The RRM will then carry on in a suborbital coast. When it descends to an altitude of about 12 miles (19 km), it will tilt its wing and engage in a turning maneuver using its jet engines. The booster will then cruise home to the launch site’s runway, probably from a distance of about 93 miles (150 km).

The U.S. Air Force Research Laboratory announced a similar project in 2011 called the Reusable Booster System. The American version would also employ a reusable first stage that could fly back to a runway at the launch site. Instead of using airbreathing jet engines, however, the U.S. craft would rely on its rocket engine to decelerate after staging, then use that engine again to cruise back to the runway. No date has been given for launching a demonstrator system for the U.S. version.


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Got a few more neat shots. The Soyuz launcher/flame hole is at one end of the multi rail system. Under the launcher is a mobile service platform and a vast sub floor system for maintenance, testing and fueling support. On top, just behind the launcher we have the Mobile Service Tower. The tower has large doors in front to encircle the staged rocket. It also has smaller doors on the back which are used to allow an assembled rocket, on an erector, to be moved by rail from the assembly plant, which is very far back for safety, and travel through the tower on the horizontal, to the launch pad, then erected. From that point, the tower can be moved in for servicing.


Electric reduction drive system for the tower, both sides...



Assembly buildings



Here is a sat map that you can zoom down to and see the launch area and follow the rail back to the assembly plant. With this map, you can go to the residential area and the airport area...shot is a bit dated but gives you an idea of the size of the complex.


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Amazing photos, thanks for uploading.


Hi...This is an amazing cosmodrome and is going to make it's mark for civilian space flight in the future. I have lot's of digging to do still and this is a fun place to research....I have more data and still plan on getting a lot more to tie the story together as things progress.........buckle up........this will be fun.........:woot:

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Just thought I would do a quick post on the flame hole support arms......first a picture


#5 is the four support arms for the Soyuz 2 which hold the rocket suspended over the flame hole. The erector assembly travels through the mobile tower, which is away from the flame hole. The erector lifts the rocket into position and the four arms are brought around the rocket at it's support surfaces. The weight of the rocket presses onto the four arm pins and gravity holds the arms in place. Then # 6 and #7 are position for lateral support. Those four arms hold the rocket suspended over the flame hole. The lower service platform, #8, can then be brought out and extended upward around the engines. The main service tower can also then be moved up to the rocket and doors closed around the rocket. When launch time approaches, the tower can be moved back. Before launch, supports #6 and #7 are moved away and once engines are fired and lift occurs, the large counterweights of the four support arms will tip out of the way as the rockets weight is lessened on the supports.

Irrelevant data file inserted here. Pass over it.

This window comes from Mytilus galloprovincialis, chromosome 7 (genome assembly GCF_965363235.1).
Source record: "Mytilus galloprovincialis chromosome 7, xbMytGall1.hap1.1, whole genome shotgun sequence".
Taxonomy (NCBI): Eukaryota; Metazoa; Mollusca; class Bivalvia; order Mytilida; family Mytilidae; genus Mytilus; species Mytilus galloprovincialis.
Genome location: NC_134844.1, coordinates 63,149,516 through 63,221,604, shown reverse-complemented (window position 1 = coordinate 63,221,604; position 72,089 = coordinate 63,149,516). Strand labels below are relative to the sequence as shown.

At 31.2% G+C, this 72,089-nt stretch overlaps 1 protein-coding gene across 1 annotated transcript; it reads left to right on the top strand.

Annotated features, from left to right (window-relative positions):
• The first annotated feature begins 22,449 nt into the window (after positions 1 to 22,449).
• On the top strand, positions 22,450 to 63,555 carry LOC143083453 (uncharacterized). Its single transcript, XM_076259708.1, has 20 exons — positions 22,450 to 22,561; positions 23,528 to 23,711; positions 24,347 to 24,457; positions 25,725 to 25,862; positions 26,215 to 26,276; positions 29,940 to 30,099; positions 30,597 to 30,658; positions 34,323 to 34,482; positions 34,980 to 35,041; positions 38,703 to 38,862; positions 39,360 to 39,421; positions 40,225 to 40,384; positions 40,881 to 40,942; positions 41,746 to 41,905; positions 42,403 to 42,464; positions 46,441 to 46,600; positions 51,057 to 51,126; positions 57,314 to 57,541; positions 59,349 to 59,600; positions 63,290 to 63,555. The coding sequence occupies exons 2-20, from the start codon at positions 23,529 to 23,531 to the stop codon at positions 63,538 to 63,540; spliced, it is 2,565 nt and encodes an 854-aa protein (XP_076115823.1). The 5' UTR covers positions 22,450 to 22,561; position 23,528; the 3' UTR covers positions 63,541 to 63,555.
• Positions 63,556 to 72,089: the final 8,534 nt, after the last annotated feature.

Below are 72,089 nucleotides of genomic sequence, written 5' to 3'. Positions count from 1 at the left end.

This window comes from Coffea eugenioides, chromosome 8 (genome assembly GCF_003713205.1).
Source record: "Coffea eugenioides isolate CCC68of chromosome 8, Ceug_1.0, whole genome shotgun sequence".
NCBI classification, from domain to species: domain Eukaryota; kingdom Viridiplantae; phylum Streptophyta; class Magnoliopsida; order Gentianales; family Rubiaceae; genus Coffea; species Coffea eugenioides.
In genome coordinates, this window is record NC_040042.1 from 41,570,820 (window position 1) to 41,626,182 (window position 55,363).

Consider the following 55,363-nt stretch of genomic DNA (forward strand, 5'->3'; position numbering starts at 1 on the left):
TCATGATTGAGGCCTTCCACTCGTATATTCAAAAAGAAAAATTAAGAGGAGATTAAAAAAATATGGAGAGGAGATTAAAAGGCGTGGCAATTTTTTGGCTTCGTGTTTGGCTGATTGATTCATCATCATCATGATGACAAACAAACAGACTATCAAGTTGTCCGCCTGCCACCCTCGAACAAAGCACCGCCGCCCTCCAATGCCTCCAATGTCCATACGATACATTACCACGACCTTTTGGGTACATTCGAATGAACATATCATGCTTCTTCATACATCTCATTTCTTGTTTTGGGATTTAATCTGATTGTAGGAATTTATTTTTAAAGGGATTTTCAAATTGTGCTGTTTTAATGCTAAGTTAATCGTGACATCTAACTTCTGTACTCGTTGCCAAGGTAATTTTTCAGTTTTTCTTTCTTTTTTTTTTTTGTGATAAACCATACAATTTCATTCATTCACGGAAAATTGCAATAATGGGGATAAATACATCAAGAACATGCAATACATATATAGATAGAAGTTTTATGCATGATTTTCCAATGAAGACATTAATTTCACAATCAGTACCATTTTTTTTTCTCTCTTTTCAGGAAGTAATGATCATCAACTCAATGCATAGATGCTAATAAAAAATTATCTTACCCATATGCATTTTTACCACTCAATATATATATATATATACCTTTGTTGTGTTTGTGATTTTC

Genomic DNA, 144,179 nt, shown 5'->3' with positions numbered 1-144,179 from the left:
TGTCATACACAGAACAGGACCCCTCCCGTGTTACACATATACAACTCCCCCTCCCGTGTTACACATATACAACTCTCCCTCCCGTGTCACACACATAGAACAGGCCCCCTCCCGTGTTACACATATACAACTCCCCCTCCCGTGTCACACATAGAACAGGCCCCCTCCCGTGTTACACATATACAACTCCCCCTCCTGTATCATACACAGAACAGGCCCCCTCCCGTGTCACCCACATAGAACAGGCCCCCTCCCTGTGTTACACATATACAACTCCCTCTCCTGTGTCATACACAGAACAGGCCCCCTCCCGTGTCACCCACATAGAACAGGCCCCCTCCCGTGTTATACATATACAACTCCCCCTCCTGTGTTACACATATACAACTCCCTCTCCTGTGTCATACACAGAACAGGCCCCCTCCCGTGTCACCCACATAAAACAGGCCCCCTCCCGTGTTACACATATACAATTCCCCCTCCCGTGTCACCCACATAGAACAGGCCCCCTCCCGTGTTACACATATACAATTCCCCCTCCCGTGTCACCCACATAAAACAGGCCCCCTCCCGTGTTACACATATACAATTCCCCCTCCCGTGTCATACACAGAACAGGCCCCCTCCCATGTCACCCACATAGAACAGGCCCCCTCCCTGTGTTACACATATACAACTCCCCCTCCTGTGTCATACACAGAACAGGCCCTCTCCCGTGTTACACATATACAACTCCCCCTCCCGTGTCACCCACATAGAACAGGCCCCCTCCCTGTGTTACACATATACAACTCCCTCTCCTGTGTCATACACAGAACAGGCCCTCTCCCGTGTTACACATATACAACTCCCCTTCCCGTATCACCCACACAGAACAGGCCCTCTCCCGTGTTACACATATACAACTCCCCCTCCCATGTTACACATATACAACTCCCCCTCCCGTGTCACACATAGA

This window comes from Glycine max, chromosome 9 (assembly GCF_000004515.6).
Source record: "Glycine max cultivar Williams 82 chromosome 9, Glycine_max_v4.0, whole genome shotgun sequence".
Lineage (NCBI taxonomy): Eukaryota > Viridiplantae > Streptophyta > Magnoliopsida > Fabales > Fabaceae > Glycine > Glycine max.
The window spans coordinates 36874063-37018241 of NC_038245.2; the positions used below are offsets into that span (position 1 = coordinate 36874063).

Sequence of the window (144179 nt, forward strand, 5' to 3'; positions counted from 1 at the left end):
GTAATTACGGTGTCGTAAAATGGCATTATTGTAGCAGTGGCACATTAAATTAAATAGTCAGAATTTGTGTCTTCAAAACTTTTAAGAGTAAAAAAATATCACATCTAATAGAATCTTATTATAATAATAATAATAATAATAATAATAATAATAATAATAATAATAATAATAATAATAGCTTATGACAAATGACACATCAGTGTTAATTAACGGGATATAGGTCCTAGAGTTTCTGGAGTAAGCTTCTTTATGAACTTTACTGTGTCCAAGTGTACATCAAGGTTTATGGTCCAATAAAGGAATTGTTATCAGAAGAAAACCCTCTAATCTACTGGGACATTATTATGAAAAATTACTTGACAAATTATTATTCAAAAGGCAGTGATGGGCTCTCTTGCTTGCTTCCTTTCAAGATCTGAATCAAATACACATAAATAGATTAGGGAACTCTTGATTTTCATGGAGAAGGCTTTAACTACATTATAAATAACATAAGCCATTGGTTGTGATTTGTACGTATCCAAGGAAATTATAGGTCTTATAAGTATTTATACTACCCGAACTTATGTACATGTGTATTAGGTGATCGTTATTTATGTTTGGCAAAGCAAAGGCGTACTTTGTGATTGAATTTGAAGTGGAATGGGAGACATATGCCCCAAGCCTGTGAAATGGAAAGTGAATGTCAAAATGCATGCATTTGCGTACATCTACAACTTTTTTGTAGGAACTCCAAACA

notice the shape is not round on the support arms as they fit the rockets support band pin holes...


This is what the support arms look like with counterweight force moving them back out of the way...


Notice the size of the counterweights and the hinges on the flame hole side...


This is what the load bearing surface of the arms looks like....notice alignment pins that join to next section and adjuster for rocket mount...


Here is a picture of a Soyuz 2 at another complex....notice the four arms holding all the rockets weight


The side scaffold swing arm is not required at Vostochny, just the lateral support arms

This is a pure mechanical method to hold the rocket in place, no worries about sensors, solenoids, etc.....keeping it simple.....


In the next picture, near the top middle, is a tower base being built. The tower there, will be 130 meters tall, and a similar one on the other side of the flame hole, with two other half sized units to the right of both towers. These are lightning arresters and double as bank lighting support towers.


They came a long way from this....



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About a month ago, I did a post in the ISS thread about the first telemetry from the ISS being received at Vostochny...This was the article....

Russia's Vostochny Cosmodrome Receives First Telemetry From ISS

The Vostochny Cosmodrome under construction in Russia has received its first telemetry signals from the International Space Station, a spokesman from the Russian Space System company told RIA Novosti on Thursday.

"The first seance with the ISS was held...from 11:00 a.m. to 11:22 a.m. Moscow time [08:00-08:22 GMT] on June 17. The second session was held from 1:48 p.m. to 2:01 p.m. Moscow time [10:48-11:01 GMT]," the company spokesman said.